Architect designs sustainable prism-shaped treehouses

When we think of treehouses, we instantly think of plain-planked interiors propped in trees. Plenty of kids have spent their youth climbing trees and building their secret hideaways in the tree branches. However, this modern concept by Milan-based Peter Pichler Architecture envisions treehouses for adults that blend into the Italian forest.

The prism-shaped treehouses are meant to be an addition to an existing hotel and to create a new experience for guests that emphasize maximum connection with nature. With their sharply pitched roofs, the geometry of the structures is inspired by the surrounding fir and larch trees of the Dolomite mountains.

Peter Pichler Architecture prism-shaped treehouses in Italian Dolomites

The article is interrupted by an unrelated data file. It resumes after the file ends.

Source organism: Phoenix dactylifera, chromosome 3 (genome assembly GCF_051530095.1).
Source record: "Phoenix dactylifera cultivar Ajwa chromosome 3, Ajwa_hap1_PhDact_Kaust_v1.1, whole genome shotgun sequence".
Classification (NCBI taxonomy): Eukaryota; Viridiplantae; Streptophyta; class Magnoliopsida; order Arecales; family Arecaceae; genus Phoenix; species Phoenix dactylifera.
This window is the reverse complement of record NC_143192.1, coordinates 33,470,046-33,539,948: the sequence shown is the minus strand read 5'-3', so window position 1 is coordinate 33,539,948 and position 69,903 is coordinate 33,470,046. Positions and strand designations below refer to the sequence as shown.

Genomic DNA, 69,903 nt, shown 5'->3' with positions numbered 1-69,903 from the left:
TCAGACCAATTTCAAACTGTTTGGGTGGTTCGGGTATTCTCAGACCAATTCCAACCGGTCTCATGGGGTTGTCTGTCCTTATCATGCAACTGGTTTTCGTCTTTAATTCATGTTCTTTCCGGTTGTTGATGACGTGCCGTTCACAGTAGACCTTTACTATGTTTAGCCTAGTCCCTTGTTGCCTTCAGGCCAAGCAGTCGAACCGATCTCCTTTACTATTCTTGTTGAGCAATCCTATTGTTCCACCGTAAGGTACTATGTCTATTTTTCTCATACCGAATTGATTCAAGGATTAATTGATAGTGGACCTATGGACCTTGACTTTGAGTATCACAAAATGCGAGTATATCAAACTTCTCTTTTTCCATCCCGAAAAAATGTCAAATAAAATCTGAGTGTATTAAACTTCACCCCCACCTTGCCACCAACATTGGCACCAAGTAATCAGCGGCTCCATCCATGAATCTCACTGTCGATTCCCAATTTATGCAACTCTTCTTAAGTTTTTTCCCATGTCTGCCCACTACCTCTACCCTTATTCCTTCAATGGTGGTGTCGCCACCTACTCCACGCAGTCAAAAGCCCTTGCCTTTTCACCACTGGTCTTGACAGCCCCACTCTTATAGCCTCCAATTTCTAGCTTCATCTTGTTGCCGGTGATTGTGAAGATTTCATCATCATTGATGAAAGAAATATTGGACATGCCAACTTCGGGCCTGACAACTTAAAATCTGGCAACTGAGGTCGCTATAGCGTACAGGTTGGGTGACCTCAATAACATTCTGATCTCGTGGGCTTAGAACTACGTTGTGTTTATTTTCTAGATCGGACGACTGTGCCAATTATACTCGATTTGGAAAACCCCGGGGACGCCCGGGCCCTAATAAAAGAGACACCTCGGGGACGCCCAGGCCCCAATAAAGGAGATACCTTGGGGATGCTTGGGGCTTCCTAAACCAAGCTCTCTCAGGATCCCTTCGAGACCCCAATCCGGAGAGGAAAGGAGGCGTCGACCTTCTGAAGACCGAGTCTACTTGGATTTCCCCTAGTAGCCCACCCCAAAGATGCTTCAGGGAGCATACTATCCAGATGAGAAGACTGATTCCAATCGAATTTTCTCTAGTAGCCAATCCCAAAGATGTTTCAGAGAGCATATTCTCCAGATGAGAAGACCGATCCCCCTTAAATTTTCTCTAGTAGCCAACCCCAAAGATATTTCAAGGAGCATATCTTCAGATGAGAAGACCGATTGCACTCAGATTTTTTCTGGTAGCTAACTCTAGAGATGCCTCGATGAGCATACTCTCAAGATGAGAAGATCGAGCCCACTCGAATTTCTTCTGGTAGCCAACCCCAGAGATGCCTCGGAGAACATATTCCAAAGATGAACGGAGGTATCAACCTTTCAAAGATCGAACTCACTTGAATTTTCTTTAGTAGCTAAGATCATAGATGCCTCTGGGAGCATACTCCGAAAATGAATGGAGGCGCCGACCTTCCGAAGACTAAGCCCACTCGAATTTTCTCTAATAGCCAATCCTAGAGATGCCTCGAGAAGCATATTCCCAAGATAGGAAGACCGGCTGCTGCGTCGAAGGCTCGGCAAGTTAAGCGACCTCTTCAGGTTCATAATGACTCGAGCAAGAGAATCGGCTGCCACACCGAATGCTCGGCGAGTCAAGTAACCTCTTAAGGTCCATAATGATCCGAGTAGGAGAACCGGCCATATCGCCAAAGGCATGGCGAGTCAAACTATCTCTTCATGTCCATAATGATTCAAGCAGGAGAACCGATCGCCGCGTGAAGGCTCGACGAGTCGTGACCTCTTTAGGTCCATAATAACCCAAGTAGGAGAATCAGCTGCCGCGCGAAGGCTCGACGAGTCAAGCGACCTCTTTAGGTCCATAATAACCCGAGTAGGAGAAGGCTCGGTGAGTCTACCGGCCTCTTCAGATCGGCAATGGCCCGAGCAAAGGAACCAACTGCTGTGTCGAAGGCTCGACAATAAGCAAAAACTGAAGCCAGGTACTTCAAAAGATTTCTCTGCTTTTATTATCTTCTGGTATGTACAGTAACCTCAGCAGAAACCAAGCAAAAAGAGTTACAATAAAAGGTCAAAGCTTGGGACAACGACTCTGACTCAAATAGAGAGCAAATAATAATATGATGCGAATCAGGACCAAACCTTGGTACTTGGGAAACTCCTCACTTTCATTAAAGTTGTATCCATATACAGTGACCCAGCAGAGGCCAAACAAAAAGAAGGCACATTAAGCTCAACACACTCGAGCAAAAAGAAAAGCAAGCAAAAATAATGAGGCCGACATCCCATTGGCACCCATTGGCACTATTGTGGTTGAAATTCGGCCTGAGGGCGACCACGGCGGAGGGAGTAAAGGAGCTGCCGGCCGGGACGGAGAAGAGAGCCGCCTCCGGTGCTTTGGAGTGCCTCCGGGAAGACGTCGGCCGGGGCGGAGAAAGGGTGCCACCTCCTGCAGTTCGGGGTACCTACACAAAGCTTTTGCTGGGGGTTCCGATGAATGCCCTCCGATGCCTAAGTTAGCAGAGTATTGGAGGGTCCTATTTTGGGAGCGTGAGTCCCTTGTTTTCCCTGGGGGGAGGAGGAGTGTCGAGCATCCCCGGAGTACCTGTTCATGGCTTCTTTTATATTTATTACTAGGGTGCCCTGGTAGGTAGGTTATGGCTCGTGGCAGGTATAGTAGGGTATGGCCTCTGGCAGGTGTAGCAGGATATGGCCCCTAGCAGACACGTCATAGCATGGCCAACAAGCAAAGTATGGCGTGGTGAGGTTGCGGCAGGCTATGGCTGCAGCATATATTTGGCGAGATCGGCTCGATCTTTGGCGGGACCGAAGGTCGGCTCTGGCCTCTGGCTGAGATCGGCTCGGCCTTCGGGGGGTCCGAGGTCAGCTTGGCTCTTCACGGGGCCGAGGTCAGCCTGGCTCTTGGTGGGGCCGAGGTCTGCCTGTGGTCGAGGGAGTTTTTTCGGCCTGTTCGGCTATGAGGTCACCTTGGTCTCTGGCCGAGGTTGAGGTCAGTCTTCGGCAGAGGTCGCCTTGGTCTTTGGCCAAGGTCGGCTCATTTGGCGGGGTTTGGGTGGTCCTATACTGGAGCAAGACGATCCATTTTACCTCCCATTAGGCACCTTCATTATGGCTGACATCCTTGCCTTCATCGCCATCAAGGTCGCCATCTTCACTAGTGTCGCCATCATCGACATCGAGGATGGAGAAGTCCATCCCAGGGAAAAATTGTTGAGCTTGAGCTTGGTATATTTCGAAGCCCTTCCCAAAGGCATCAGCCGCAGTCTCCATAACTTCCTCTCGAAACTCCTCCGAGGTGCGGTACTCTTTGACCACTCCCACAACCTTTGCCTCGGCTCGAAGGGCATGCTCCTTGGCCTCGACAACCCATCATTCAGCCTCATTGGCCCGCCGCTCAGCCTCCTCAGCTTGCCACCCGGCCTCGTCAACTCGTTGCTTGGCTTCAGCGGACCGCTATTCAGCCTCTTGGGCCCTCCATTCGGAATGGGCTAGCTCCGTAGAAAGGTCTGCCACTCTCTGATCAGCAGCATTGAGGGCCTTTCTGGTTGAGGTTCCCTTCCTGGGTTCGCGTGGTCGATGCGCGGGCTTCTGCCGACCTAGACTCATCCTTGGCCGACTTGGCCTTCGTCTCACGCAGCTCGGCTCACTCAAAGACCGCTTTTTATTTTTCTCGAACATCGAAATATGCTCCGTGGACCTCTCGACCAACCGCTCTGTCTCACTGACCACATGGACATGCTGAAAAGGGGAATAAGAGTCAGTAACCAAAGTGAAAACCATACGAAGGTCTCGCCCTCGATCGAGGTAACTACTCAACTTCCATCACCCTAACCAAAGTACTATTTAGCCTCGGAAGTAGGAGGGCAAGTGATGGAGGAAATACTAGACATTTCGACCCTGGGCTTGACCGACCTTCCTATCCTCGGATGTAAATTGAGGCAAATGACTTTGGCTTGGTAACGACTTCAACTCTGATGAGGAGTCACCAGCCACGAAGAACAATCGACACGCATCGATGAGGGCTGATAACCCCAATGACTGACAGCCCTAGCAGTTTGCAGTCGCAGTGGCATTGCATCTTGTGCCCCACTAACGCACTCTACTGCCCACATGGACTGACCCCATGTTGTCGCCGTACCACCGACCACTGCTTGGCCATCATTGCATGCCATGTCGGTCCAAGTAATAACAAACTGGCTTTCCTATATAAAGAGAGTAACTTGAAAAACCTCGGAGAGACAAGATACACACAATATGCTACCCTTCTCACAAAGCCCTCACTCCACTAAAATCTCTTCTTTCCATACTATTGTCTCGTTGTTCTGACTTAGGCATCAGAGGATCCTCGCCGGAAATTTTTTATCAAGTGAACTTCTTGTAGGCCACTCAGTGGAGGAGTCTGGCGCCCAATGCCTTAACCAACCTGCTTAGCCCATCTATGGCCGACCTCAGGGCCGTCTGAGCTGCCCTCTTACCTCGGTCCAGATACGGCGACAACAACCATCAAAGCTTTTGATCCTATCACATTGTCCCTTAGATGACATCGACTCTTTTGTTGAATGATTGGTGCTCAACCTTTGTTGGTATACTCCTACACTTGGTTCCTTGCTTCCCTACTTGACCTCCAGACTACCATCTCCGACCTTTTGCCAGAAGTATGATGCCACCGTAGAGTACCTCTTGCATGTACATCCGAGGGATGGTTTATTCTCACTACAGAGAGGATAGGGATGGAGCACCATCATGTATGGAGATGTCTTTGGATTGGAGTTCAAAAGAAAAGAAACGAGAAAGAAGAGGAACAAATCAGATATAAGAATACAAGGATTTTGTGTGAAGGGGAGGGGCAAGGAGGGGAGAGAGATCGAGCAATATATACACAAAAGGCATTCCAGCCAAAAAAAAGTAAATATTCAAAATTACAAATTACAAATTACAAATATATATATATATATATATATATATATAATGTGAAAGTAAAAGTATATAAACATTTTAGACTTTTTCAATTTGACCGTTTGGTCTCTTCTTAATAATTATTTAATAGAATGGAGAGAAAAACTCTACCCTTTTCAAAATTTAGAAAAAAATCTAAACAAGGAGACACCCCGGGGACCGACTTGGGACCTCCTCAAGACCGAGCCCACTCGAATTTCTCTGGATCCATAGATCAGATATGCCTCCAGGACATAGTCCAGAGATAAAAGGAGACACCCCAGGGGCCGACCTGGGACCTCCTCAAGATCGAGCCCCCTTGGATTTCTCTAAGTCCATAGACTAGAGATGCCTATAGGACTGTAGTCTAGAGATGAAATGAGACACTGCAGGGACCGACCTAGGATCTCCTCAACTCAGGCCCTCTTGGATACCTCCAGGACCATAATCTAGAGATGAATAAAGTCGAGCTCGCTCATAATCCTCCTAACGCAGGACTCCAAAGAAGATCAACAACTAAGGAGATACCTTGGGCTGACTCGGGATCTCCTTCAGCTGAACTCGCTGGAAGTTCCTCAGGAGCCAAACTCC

“We believe that the future of tourism is based on the relationship of the human being with nature,” explains the studio. “Well integrated, sustainable architecture can amplify this relationship, nothing else is needed.”

Peter Pichler Architecture, which is known for its sensitivity to the environment and sustainable design, uses natural wood in order to create a warm, inviting interior. The living space of the cabins are spread over two levels of 35-45 square meters per floor. The upper area housing the bedroom and a small bathroom; the lower level is for reading and lounging.

2-level prism-shaped treehouses with bedroom and lounge

Each of the treehouses will have a blackened timber exterior, helping it blend into its surroundings. Local woods will be used in the project, though the exact location of the project and when it will be completed isn’t immediately clear. One thing’s for sure, these treehouses are far from the conventional idea of a hotel and are bound to offer guests a unique experience.

Prism-shaped sustainable treehouses blend into the forest



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